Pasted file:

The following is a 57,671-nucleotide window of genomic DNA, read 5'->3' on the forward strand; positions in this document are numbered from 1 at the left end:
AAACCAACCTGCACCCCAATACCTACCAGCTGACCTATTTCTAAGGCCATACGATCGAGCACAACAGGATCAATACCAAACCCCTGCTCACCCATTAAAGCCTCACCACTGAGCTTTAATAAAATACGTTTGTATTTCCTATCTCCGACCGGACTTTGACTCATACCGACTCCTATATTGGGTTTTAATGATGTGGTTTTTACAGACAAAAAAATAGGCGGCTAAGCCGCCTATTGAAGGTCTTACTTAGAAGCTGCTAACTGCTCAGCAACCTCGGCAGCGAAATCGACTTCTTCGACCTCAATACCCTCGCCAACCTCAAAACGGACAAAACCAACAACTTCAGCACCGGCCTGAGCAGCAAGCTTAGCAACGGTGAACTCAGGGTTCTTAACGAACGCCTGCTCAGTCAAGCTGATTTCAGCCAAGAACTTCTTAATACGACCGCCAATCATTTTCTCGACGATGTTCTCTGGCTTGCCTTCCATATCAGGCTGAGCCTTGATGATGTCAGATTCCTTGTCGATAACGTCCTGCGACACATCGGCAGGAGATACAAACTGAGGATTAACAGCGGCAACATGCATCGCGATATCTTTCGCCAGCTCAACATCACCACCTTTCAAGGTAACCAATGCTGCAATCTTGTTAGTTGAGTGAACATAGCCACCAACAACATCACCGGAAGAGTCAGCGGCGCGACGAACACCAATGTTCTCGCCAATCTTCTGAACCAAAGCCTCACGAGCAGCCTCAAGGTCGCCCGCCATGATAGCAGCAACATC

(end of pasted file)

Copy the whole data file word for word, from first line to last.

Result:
The following is a 57,671-nucleotide window of genomic DNA, read 5'->3' on the forward strand; positions in this document are numbered from 1 at the left end:
AAACCAACCTGCACCCCAATACCTACCAGCTGACCTATTTCTAAGGCCATACGATCGAGCACAACAGGATCAATACCAAACCCCTGCTCACCCATTAAAGCCTCACCACTGAGCTTTAATAAAATACGTTTGTATTTCCTATCTCCGACCGGACTTTGACTCATACCGACTCCTATATTGGGTTTTAATGATGTGGTTTTTACAGACAAAAAAATAGGCGGCTAAGCCGCCTATTGAAGGTCTTACTTAGAAGCTGCTAACTGCTCAGCAACCTCGGCAGCGAAATCGACTTCTTCGACCTCAATACCCTCGCCAACCTCAAAACGGACAAAACCAACAACTTCAGCACCGGCCTGAGCAGCAAGCTTAGCAACGGTGAACTCAGGGTTCTTAACGAACGCCTGCTCAGTCAAGCTGATTTCAGCCAAGAACTTCTTAATACGACCGCCAATCATTTTCTCGACGATGTTCTCTGGCTTGCCTTCCATATCAGGCTGAGCCTTGATGATGTCAGATTCCTTGTCGATAACGTCCTGCGACACATCGGCAGGAGATACAAACTGAGGATTAACAGCGGCAACATGCATCGCGATATCTTTCGCCAGCTCAACATCACCACCTTTCAAGGTAACCAATGCTGCAATCTTGTTAGTTGAGTGAACATAGCCACCAACAACATCACCGGAAGAGTCAGCGGCGCGACGAACACCAATGTTCTCGCCAATCTTCTGAACCAAAGCCTCACGAGCAGCCTCAAGGTCGCCCGCCATGATAGCAGCAACATC